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Is Jonathan Toews' OT winner a sign that he's back on track?

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Jonathan Toews finally broke the seal on Saturday, putting home the OT winner in a Blackhawks' 1-0 win over Tampa Bay. But was it just a blip on the radar, or a sign of more to come?

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Jonathan Toews and Marian Hossa have been two of the foundation players of the Chicago Blackhawks for six years now. They've played together on Joel Quenneville's top line for most of the past four years, combining to form one of the best two-way forward combinations in the NHL. They combined for 50 goals last season, and have 710 goals between them in their NHL careers. So it's a bit strange to see the way they've struggled so mightily this season, combining for just one goal -- a shorthanded tally from Hossa -- and seven points through Chicago's first seven games this season before Toews finally got the monkey off his back Saturday night against Tampa Bay with an overtime winner.

Mark Lazerus of the Chicago Sun-Times spoke to Toews about his goal drought on Thursday, asking Toews if he needed to have a shoot-first mentality. Toews had this to say:

"First and foremost, I’ve got to get to the areas where I’m going to get to shoot, and once I do get there, like you said, be selfish and shoot the puck," Toews said. "Whether it goes in or not, we’re always going to generate chances and further possession off of shots. That’s what I need to be thinking — going out there and using that shot and making myself dangerous as a result of that. You kind of open up other options, too, when guys will be jumping on you thinking you’re a threat to shoot the puck all the time."

Through Chicago's first six games, Toews had put just 11 shots on goal. During Thursday's game against Florida, he was pressing hard for a goal. He had five individual shot attempts, four scoring chances, and two high-danger scoring chances, according to War on Ice. During Saturday night's 1-0 overtime win over Tampa Bay, he only managed two shots on goal and two scoring chances at 5V5.

This isn't the first time that Toews has experienced a long goalless streak, as Lazerus notes. He went 11 games without a goal mid-way through last season, and in 2013-14 he had one goal in a 14-game stretch. He also infamously had a 17-game stretch to open the 2013 Stanley Cup Playoffs in which he scored just one goal. He's no stranger to the goalless stretch, nor to snapping out of them.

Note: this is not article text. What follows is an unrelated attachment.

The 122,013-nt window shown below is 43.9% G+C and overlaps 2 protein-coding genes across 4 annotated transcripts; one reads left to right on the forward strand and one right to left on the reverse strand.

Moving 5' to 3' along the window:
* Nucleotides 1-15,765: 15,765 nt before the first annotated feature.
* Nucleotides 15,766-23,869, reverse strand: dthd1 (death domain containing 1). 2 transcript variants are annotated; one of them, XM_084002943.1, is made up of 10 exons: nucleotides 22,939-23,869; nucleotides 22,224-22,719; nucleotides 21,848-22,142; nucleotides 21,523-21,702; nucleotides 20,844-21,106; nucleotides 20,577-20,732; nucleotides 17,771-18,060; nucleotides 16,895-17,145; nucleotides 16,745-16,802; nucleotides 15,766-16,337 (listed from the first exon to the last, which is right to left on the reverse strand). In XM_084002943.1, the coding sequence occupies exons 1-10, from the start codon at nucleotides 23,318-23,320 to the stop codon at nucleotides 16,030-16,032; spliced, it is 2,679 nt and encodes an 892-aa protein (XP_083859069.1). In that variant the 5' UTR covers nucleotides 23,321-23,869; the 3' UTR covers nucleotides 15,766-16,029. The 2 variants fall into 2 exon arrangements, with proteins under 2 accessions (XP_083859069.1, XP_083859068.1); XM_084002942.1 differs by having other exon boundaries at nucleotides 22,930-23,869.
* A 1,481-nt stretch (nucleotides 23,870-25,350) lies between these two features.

"Some guys are more natural to get into it right away, and [for] some it takes a little longer," Hossa told Lazerus on Thursday. This is extremely evident on the Blackhawks through the first seven games of this 2015-16 campaign. Chicago's second line of Artemi Panarin, Artem Anisimov, and Patrick Kane have been extremely productive thus far. Kane leads the team and is tied for second in the NHL with 10 points. Panarin has eight points, including six assists that have him tied for fifth in the NHL in that area.

Meanwhile, Toews and Hossa continue to struggle. Toews specifically has struggled in areas of his game in which he has typically dominated.

More than his Relative Corsi, though, his overall Corsi percentage of just 49.36 percent through these first eight games is the lowest of his entire career. In fact, the only other time he's posted a CF less than 55 percent was in his rookie season of 2007-08 when he had 50.08 percent share of the shot attempts. He's never been below 50 percent until now. Moreover, despite his goal in last night's win, his Corsi actually dropped, as it was at 49.49 prior to last night.

Part of this is certainly linked to the inconsistency he's experienced with left wings to open the season. To this point he's been flanked by Teuvo Teravainen, Ryan Garbutt, Andrew Shaw, and Viktor Tikhonov at different points during the season, but rarely for much time. Teravainen got just one game on the top line; Tikhonov only just assumed that position on Thursday night.

However, the linemate situation doesn't seem to be enough to be dragging Toews down. After all, Hossa has still been able to post a CF of 53.81. Toews is typically a dominant possession player, and it hardly seems likely that inconsistency on his on his flank would cause such a horrible drop in his possession and play driving abilities. Still, perhaps more consistency there will help.

Regardless of what the cause is, be it linemates, a potential nagging injury, or just an extreme lack of shooting luck, there's clearly something wrong with Jonathan Toews, and it's affecting Hossa as well. When one is going well, the other seems to follow along, but to this point they have struggled to produce much. While it's still early in the season, this is a trend that will need to change soon if Chicago hopes to keep it's place as one of the league's powerhouses this season. Perhaps Toews' Saturday winner is a sign that it is.

Adam Hess is the creator and editor of Feathers in the Hat, and a staff writer at Second City Hockey. You can follow him on Twitter at @FeathersInDaHat.

All statistics via War On Ice.